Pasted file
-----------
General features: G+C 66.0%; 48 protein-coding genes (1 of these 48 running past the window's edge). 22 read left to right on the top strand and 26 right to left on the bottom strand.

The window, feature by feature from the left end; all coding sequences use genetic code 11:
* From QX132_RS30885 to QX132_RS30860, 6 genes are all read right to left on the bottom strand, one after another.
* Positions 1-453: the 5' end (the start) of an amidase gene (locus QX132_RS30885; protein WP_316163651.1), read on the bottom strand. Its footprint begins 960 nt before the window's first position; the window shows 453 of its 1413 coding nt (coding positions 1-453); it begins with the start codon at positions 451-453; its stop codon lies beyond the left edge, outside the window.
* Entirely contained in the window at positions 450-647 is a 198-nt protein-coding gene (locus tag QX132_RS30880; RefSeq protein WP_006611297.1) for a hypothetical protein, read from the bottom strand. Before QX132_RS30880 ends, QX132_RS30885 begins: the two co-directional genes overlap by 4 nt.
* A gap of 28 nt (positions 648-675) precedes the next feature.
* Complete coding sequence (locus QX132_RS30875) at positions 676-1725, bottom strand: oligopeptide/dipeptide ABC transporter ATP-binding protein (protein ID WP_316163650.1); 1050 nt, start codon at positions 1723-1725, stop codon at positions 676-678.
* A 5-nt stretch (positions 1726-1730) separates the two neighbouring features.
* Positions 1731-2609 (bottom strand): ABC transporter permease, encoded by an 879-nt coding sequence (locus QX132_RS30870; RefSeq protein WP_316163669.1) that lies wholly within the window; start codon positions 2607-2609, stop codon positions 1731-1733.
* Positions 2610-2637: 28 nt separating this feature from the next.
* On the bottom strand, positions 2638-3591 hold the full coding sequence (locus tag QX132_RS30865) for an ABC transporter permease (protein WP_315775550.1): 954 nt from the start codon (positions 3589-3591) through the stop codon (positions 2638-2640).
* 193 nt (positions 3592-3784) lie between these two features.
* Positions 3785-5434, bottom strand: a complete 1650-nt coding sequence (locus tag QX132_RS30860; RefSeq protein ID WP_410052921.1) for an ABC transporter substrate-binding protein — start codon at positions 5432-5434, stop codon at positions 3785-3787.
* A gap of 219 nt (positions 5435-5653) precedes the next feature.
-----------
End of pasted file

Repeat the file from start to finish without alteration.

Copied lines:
General features: G+C 66.0%; 48 protein-coding genes (1 of these 48 running past the window's edge). 22 read left to right on the top strand and 26 right to left on the bottom strand.

The window, feature by feature from the left end; all coding sequences use genetic code 11:
* From QX132_RS30885 to QX132_RS30860, 6 genes are all read right to left on the bottom strand, one after another.
* Positions 1-453: the 5' end (the start) of an amidase gene (locus QX132_RS30885; protein WP_316163651.1), read on the bottom strand. Its footprint begins 960 nt before the window's first position; the window shows 453 of its 1413 coding nt (coding positions 1-453); it begins with the start codon at positions 451-453; its stop codon lies beyond the left edge, outside the window.
* Entirely contained in the window at positions 450-647 is a 198-nt protein-coding gene (locus tag QX132_RS30880; RefSeq protein WP_006611297.1) for a hypothetical protein, read from the bottom strand. Before QX132_RS30880 ends, QX132_RS30885 begins: the two co-directional genes overlap by 4 nt.
* A gap of 28 nt (positions 648-675) precedes the next feature.
* Complete coding sequence (locus QX132_RS30875) at positions 676-1725, bottom strand: oligopeptide/dipeptide ABC transporter ATP-binding protein (protein ID WP_316163650.1); 1050 nt, start codon at positions 1723-1725, stop codon at positions 676-678.
* A 5-nt stretch (positions 1726-1730) separates the two neighbouring features.
* Positions 1731-2609 (bottom strand): ABC transporter permease, encoded by an 879-nt coding sequence (locus QX132_RS30870; RefSeq protein WP_316163669.1) that lies wholly within the window; start codon positions 2607-2609, stop codon positions 1731-1733.
* Positions 2610-2637: 28 nt separating this feature from the next.
* On the bottom strand, positions 2638-3591 hold the full coding sequence (locus tag QX132_RS30865) for an ABC transporter permease (protein WP_315775550.1): 954 nt from the start codon (positions 3589-3591) through the stop codon (positions 2638-2640).
* 193 nt (positions 3592-3784) lie between these two features.
* Positions 3785-5434, bottom strand: a complete 1650-nt coding sequence (locus tag QX132_RS30860; RefSeq protein ID WP_410052921.1) for an ABC transporter substrate-binding protein — start codon at positions 5432-5434, stop codon at positions 3785-3787.
* A gap of 219 nt (positions 5435-5653) precedes the next feature.